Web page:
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Facultative and constitutive pigment effects on the Photochemical Reflectance Index (PRI) in sun and shade conifer needles

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Leaf pigment content and spectral reflectance were examined in four conifer species from the Pacific Northwest and Canadian boreal forest. Our goal was to evaluate the causes of within- and between-stand variation in the Photochemical Reflectance Index (PRI), an indicator of xanthophyll cycle activity and carotenoid pigment content that often scales with photosynthetic light-use efficiency. Both the dark-state PRI values and the change in PRI upon dark-light transition (ΔPRI) were measured in situ in leaves from different canopy positions (top vs. bottom) having contrasting light histories (sun vs. shade). PRI varied with species, canopy position, and with the pool sizes of several photoprotective carotenoid pigments (relative to chlorophyll). Upper-canopy leaves had a greater Δ PRI than their shaded counterparts lower in the canopy, reflecting a higher investment of the photoprotective xanthophyll cycle pigments for sun-exposed top-canopy leaves. These results indicate that the relative concentration of different pigment groups and associated PRI responses varied with canopy position and light history over more than one time scale, and included rapidly changing (facultative) and slowly changing (constitutive) components. Most of the PRI variability among the forest trees sampled was due to constitutive pigment pool size variation associated with species and canopy position. We conclude that both facultative and constitutive pigment components should be considered when applying PRI to photosynthetic studies of forest stands with remote sensing. Leaf-level measurements of PRI and ΔPRI provide non-destructive probes of both facultative and constitutive pigment changes within plant canopies that could help interpret variation in PRI signal viewed from remote sensing platforms.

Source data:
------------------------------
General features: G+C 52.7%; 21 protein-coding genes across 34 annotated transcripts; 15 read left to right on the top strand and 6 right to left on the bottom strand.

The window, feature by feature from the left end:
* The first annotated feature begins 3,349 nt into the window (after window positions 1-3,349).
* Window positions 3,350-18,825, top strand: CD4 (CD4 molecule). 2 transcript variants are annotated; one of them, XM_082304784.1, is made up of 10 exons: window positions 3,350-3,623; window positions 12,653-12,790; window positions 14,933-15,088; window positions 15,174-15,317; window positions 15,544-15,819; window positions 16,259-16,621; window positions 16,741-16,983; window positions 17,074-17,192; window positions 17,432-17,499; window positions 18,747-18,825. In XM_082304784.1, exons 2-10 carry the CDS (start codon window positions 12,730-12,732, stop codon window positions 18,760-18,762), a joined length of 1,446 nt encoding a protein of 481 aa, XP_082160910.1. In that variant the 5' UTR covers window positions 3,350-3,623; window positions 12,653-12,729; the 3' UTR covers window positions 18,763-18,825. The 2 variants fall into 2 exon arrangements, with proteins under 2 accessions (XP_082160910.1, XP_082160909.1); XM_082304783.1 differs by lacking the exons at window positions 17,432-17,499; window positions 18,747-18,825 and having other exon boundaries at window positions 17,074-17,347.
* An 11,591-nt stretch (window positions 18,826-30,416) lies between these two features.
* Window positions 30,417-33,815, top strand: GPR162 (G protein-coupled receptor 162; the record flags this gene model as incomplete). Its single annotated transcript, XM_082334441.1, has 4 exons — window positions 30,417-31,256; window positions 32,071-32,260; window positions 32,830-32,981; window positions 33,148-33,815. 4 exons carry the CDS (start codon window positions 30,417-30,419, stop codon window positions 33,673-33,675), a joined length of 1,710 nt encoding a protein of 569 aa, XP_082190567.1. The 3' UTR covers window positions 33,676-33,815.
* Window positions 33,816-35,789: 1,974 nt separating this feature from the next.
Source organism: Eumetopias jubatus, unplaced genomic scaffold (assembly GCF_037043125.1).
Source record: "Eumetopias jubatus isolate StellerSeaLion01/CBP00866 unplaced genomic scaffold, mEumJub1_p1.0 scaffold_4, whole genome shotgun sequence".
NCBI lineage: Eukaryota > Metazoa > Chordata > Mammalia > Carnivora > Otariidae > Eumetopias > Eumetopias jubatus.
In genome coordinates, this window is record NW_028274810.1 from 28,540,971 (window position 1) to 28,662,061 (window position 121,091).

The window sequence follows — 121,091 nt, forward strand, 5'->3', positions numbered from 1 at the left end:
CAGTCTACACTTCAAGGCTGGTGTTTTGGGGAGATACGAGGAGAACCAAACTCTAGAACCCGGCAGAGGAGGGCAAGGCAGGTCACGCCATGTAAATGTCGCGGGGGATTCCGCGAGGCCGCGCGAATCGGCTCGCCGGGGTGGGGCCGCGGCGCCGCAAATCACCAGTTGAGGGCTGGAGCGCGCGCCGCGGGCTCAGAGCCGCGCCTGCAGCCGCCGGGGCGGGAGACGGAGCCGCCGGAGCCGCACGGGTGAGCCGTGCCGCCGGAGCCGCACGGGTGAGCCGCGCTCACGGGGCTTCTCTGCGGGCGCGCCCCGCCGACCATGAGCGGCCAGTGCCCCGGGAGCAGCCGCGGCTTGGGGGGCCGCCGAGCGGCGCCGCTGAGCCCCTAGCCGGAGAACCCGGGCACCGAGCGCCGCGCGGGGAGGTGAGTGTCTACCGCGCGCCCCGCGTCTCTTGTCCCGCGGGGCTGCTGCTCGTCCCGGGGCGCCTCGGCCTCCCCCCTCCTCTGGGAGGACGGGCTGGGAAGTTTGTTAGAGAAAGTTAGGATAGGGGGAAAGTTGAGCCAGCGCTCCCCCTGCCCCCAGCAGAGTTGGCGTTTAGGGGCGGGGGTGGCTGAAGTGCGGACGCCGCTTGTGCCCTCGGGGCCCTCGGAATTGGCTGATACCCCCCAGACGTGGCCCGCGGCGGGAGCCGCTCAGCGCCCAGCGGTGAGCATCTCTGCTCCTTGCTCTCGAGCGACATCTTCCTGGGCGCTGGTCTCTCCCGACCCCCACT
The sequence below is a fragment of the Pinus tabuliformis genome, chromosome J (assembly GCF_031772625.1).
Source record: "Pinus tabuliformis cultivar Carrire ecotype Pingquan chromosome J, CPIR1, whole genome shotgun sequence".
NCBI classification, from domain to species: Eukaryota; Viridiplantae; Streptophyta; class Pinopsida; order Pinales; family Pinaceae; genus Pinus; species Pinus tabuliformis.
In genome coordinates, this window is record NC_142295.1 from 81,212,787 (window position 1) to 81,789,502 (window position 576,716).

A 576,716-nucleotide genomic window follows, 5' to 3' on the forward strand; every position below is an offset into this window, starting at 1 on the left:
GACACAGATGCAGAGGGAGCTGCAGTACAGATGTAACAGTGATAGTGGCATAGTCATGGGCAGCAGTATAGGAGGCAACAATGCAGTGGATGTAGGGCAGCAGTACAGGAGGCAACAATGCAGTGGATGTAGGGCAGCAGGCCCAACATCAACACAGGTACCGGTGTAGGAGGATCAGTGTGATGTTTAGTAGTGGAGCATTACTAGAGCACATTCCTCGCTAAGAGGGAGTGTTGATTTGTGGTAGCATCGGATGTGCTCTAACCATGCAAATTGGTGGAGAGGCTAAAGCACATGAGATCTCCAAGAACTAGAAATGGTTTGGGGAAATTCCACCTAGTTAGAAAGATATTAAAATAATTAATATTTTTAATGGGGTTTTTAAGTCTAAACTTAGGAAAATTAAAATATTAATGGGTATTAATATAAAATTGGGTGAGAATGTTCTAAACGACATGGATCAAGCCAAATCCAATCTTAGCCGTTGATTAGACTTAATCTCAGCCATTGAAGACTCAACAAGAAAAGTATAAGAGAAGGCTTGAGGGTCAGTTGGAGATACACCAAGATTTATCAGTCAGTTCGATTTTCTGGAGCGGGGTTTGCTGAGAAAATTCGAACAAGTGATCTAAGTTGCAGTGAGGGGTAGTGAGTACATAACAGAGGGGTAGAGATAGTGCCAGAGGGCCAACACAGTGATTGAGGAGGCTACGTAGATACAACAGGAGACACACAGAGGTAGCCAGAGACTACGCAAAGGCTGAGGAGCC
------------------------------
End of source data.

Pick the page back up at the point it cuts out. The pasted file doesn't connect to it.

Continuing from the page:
Affiliations: 1: Department of Earth and Atmospheric Sciences & Biological Sciences, University of Alberta ; 2: Department of Global Ecology, Carnegie Institution for Science


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